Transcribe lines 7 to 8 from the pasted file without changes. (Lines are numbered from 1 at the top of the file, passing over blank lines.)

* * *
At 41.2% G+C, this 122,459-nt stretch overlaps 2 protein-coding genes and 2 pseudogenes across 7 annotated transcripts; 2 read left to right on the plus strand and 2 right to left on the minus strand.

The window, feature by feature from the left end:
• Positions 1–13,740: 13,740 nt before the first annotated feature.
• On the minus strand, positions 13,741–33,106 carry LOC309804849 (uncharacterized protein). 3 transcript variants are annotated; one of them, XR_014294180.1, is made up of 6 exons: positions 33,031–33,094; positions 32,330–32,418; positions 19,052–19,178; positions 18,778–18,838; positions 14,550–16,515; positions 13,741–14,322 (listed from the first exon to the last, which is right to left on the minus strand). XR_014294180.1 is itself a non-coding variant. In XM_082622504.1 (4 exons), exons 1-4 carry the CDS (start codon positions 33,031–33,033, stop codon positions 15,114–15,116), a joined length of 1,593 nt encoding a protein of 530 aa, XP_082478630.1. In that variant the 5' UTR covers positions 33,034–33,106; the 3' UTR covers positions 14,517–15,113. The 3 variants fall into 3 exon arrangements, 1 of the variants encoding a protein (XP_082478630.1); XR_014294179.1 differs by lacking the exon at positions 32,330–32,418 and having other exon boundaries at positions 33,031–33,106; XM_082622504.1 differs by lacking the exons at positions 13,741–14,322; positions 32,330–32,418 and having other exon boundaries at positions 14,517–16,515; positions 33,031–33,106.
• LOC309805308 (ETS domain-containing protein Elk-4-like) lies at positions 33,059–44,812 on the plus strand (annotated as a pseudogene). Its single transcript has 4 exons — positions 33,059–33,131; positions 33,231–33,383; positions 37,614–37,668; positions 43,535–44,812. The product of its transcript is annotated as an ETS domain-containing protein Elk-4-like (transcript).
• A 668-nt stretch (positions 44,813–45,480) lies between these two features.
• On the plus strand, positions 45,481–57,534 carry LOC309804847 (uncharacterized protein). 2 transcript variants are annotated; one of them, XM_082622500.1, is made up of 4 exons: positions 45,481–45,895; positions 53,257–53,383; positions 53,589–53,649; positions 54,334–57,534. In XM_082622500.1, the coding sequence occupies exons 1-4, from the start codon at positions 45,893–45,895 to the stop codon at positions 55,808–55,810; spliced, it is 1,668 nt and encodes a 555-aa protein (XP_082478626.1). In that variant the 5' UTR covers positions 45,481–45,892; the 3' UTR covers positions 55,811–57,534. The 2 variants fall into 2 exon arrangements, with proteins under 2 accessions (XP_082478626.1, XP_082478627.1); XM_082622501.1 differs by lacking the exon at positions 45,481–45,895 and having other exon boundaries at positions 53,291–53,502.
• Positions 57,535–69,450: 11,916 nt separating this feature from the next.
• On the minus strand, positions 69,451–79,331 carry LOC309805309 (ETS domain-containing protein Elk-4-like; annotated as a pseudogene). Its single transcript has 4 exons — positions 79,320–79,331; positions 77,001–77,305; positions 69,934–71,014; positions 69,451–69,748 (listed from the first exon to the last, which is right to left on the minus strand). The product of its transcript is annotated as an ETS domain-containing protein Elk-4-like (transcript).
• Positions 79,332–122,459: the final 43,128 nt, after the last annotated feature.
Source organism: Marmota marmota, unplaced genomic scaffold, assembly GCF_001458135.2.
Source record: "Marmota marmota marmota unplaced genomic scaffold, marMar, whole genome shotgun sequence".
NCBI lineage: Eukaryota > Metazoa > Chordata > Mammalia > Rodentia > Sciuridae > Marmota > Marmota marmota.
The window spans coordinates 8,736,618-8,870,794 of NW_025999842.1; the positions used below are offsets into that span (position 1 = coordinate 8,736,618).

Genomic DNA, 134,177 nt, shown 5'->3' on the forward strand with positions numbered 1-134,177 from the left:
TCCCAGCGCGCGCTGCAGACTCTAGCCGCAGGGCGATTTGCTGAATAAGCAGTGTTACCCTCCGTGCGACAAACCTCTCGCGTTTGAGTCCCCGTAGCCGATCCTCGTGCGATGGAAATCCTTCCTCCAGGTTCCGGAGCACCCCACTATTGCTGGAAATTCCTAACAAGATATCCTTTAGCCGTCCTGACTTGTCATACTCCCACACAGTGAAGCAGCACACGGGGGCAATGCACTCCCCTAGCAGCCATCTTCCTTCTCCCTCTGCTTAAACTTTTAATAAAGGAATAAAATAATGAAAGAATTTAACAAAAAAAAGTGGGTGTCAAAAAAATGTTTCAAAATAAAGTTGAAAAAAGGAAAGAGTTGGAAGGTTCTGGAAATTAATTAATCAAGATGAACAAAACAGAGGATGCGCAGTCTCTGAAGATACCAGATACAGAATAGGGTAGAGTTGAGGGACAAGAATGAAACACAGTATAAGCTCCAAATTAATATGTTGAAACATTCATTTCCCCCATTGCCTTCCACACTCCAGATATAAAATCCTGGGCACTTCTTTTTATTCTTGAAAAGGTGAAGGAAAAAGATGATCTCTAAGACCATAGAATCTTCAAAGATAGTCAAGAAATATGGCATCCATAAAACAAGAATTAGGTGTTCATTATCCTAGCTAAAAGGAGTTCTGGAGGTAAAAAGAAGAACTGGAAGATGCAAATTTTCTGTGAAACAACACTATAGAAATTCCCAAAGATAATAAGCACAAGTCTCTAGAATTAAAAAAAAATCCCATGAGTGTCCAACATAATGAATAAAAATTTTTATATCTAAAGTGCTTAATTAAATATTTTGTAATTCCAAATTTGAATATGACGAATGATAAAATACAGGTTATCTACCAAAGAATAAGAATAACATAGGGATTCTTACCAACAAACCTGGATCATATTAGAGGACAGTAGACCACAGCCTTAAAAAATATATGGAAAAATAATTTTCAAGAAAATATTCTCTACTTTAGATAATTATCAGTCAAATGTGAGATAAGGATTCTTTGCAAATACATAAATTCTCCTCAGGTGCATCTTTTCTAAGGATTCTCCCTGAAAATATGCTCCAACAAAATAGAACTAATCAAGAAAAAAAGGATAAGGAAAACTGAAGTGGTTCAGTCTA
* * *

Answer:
• On the plus strand, positions 45,481–57,534 carry LOC309804847 (uncharacterized protein). 2 transcript variants are annotated; one of them, XM_082622500.1, is made up of 4 exons: positions 45,481–45,895; positions 53,257–53,383; positions 53,589–53,649; positions 54,334–57,534. In XM_082622500.1, the coding sequence occupies exons 1-4, from the start codon at positions 45,893–45,895 to the stop codon at positions 55,808–55,810; spliced, it is 1,668 nt and encodes a 555-aa protein (XP_082478626.1). In that variant the 5' UTR covers positions 45,481–45,892; the 3' UTR covers positions 55,811–57,534. The 2 variants fall into 2 exon arrangements, with proteins under 2 accessions (XP_082478626.1, XP_082478627.1); XM_082622501.1 differs by lacking the exon at positions 45,481–45,895 and having other exon boundaries at positions 53,291–53,502.
• Positions 57,535–69,450: 11,916 nt separating this feature from the next.